As 2021 Winds Down, the Ahmaud Arbery Trial Gives Us a Lesson in How To Get Racial Justice

by Emil Guillermo

I’m still digesting all that’s happened this Thanksgiving holiday. I’m vegan, so it was all fake turkey. But the justice was real.

And boy, did we get a major helping of it this year when a jury found Travis McMichael, Greg McMichael, and William Roddie Bryan all guilty of felony murder in the Ahmaud Arbery case.

It almost didn’t happen. Remember, when no arrests were made in this case until after 74 days after the crime was said to occur. It seemed like we’d be stuck with the small-time justice of 19th century Jim Crow America.

But fortunately, prosecutor Linda Dunikoski knew how to get a nearly all-white jury to find three white defendants guilty of killing an unarmed black man in the Deep South.

Sadly, even in 2021, the odds of that are not good. But then Dunikoski showed us all how to do the near-impossible: achieve a sense of racial justice without alienating latent white supremacists.

That’s why when a friend asked me how I would spend the four-day weekend, I said I’d be meditating. Truthfully, it was more like savoring what I had just seen of the trial on TV.

It’s just not every day you get to see how difficult it is for justice to prevail.

Asian American Filipinos know how hard it is to come by. Just look at the Vincent Chin case. No one has ever served time for Chin’s murder nearly 40 years ago.

This is our common ground with all BIPOC (Black, Indigenous and People of Color) communities – our united struggle for justice in America.

So, when it happens like it did in the Arbery case, it’s our cue to bow our collective heads in gratitude. Justice is real.

Lord knows the Arbery trial was not easy.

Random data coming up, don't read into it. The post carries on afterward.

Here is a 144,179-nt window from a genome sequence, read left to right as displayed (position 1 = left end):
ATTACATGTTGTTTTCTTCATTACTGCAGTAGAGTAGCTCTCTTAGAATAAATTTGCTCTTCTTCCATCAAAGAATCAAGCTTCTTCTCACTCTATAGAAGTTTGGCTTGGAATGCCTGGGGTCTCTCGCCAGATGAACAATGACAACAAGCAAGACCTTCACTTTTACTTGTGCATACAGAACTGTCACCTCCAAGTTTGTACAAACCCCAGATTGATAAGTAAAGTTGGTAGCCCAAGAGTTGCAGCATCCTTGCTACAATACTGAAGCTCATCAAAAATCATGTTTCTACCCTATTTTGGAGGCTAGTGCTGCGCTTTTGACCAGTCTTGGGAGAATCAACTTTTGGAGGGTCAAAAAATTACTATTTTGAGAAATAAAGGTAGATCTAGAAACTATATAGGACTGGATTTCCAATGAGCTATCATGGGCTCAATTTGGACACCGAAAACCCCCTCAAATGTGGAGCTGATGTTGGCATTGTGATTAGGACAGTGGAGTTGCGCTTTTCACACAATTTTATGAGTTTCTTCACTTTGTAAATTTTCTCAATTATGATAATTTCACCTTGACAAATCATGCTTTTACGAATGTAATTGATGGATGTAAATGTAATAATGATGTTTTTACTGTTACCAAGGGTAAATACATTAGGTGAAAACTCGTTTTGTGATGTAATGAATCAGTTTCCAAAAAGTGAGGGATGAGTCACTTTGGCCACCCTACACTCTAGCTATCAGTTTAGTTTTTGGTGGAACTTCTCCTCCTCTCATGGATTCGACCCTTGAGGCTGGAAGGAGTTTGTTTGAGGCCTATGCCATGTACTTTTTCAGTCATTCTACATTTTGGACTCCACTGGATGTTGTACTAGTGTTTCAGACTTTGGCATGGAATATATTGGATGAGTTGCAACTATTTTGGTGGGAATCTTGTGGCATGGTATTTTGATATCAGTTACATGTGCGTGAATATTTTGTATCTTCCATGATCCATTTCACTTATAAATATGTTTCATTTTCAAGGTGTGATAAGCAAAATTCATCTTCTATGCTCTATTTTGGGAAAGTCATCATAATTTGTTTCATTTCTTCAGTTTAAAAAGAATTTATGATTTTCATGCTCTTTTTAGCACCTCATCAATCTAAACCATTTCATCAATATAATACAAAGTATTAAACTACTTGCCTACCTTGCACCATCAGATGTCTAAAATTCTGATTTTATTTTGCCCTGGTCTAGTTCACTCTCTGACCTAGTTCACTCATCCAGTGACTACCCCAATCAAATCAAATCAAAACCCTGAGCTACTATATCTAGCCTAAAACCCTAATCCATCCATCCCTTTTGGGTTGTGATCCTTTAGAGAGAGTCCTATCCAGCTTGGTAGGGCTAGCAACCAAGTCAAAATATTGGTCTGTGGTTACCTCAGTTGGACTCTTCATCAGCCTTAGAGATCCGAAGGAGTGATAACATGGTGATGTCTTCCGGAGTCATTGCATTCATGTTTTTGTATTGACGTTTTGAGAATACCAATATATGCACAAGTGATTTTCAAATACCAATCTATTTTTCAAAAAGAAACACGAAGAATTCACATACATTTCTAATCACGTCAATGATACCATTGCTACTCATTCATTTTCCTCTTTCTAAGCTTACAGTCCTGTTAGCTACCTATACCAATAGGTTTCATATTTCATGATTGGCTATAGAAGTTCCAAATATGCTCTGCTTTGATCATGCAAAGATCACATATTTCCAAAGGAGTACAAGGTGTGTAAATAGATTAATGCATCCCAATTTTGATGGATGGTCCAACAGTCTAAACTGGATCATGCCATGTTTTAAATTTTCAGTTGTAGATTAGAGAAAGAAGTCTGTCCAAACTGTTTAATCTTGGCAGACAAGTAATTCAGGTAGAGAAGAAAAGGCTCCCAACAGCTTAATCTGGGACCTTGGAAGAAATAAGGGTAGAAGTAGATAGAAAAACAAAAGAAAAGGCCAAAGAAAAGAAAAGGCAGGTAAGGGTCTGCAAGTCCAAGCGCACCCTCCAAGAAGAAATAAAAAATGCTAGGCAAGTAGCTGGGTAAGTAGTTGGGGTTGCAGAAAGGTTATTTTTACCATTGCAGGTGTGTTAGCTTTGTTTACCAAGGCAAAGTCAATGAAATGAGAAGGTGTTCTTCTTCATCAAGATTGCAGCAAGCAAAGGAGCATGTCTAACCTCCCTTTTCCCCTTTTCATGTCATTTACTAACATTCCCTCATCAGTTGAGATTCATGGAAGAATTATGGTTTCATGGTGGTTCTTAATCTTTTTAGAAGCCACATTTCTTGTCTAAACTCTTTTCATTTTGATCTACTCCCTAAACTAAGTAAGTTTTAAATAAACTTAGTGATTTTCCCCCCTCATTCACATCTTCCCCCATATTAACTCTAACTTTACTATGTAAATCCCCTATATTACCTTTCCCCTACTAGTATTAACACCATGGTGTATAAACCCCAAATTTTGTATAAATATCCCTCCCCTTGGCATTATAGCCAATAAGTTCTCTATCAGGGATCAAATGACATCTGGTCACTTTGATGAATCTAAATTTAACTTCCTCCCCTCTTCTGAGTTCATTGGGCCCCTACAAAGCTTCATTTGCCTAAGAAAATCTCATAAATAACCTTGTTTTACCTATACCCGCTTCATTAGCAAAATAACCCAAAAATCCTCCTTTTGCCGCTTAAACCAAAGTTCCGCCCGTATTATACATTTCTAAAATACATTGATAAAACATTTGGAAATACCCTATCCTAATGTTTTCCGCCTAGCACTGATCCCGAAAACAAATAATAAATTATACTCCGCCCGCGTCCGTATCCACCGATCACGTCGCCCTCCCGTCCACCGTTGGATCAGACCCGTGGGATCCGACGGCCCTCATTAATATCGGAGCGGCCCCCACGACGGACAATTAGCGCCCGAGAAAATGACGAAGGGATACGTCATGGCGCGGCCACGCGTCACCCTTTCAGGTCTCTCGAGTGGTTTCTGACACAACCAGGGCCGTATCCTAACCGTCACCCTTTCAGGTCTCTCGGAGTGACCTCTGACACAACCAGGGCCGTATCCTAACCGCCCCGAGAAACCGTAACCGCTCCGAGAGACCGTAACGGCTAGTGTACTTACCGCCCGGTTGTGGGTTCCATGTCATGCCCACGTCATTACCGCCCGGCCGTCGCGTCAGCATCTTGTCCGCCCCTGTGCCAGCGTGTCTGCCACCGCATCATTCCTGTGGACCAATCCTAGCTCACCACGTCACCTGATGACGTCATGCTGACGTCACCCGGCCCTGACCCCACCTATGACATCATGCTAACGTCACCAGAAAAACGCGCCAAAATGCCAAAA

I mean you were watching the trial, weren’t you?

When I asked Prof. Dan Gonzales, of the College of Ethnic Studies at San Francisco State University if he thought Filipinos and other Asian Americans were paying attention to it, he said probably not.

“I think it’s relatively few,” Gonzales told me on my Emil Amok Takeout program No. 187, “They don’t see their situation as being similar to that of African Americans, that also suffer those kind of confrontations, those kind of crimes. They just see them in reference to themselves and their own experiences.”

In other words, our racial empathy, just isn’t what it should be.

Time to turn it up. There are lots of reasons we all should’ve been paying attention to the case that is the latest and most ingenious way to beat a common form of white privilege – white defendants who escape conviction in crimes against BIPOCs.

Justice in the deep south
The case was in Georgia, where racism runs deep, and Asian Americans are among the fastest-growing groups in the state. We’re the new minority.

It’s the place where Robert Aaron Long, the shooter already convicted of four of the eight Atlanta spa murders, coincidentally made an appearance in court in Fulton County last week for the other four people he’s accused of killing.

In all, six of the eight dead in the spa shootings were Asian Americans, a case that was a milestone in anti-Asian scapegoating during the pandemic.

To date, the number of transgressions toward Asian Americans across the nation has climbed to more than 10,000, according to the group Stop AAPI Hate – everything from racial slurs to murder.

If you’ve been worried about Asian Americans getting justice in the spa murders, I’d say the guilty verdicts for the Arbery defendants should make us all feel a little better.

Dunikoski, the prosecutor in the Arbery case, was brought in from Cobb County, but spent most of her career in Fulton County. And that’s probably why justice was ultimately served in rural Brunswick, Glynn County, Georgia.

It had to be imported.

It was a necessity. Of the two prosecutors previously assigned, one had a relationship with the defendant Greg McMichael, a former police officer there. That DA has now been criminally indicted for her actions in the case. Another prosecutor also recused himself.